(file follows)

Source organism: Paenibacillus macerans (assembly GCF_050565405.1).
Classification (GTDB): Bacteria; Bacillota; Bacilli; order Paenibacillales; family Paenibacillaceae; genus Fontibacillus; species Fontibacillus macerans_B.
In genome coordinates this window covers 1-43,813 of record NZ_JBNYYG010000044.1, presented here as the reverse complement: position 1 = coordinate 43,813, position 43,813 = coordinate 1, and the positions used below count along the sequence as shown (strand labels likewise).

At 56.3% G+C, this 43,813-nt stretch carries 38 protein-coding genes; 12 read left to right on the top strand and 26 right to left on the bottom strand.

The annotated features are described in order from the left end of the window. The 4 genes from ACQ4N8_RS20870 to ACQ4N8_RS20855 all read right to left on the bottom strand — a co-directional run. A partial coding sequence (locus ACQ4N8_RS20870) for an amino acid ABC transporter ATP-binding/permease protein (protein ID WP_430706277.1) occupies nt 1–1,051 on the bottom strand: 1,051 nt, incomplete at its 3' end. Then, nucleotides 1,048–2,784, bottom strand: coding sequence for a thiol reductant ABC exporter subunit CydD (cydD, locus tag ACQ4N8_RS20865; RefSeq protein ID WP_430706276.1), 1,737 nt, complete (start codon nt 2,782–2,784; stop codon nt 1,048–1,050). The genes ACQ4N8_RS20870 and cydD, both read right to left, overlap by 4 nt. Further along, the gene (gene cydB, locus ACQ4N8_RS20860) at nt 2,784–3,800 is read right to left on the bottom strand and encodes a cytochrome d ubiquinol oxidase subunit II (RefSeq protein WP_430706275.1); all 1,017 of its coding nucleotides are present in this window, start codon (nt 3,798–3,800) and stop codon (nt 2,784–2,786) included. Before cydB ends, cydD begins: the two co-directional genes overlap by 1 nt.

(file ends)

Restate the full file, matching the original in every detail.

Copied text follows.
Source organism: Paenibacillus macerans (assembly GCF_050565405.1).
Classification (GTDB): Bacteria; Bacillota; Bacilli; order Paenibacillales; family Paenibacillaceae; genus Fontibacillus; species Fontibacillus macerans_B.
In genome coordinates this window covers 1-43,813 of record NZ_JBNYYG010000044.1, presented here as the reverse complement: position 1 = coordinate 43,813, position 43,813 = coordinate 1, and the positions used below count along the sequence as shown (strand labels likewise).

At 56.3% G+C, this 43,813-nt stretch carries 38 protein-coding genes; 12 read left to right on the top strand and 26 right to left on the bottom strand.

The annotated features are described in order from the left end of the window. The 4 genes from ACQ4N8_RS20870 to ACQ4N8_RS20855 all read right to left on the bottom strand — a co-directional run. A partial coding sequence (locus ACQ4N8_RS20870) for an amino acid ABC transporter ATP-binding/permease protein (protein ID WP_430706277.1) occupies nt 1–1,051 on the bottom strand: 1,051 nt, incomplete at its 3' end. Then, nucleotides 1,048–2,784, bottom strand: coding sequence for a thiol reductant ABC exporter subunit CydD (cydD, locus tag ACQ4N8_RS20865; RefSeq protein ID WP_430706276.1), 1,737 nt, complete (start codon nt 2,782–2,784; stop codon nt 1,048–1,050). The genes ACQ4N8_RS20870 and cydD, both read right to left, overlap by 4 nt. Further along, the gene (gene cydB, locus ACQ4N8_RS20860) at nt 2,784–3,800 is read right to left on the bottom strand and encodes a cytochrome d ubiquinol oxidase subunit II (RefSeq protein WP_430706275.1); all 1,017 of its coding nucleotides are present in this window, start codon (nt 3,798–3,800) and stop codon (nt 2,784–2,786) included. Before cydB ends, cydD begins: the two co-directional genes overlap by 1 nt.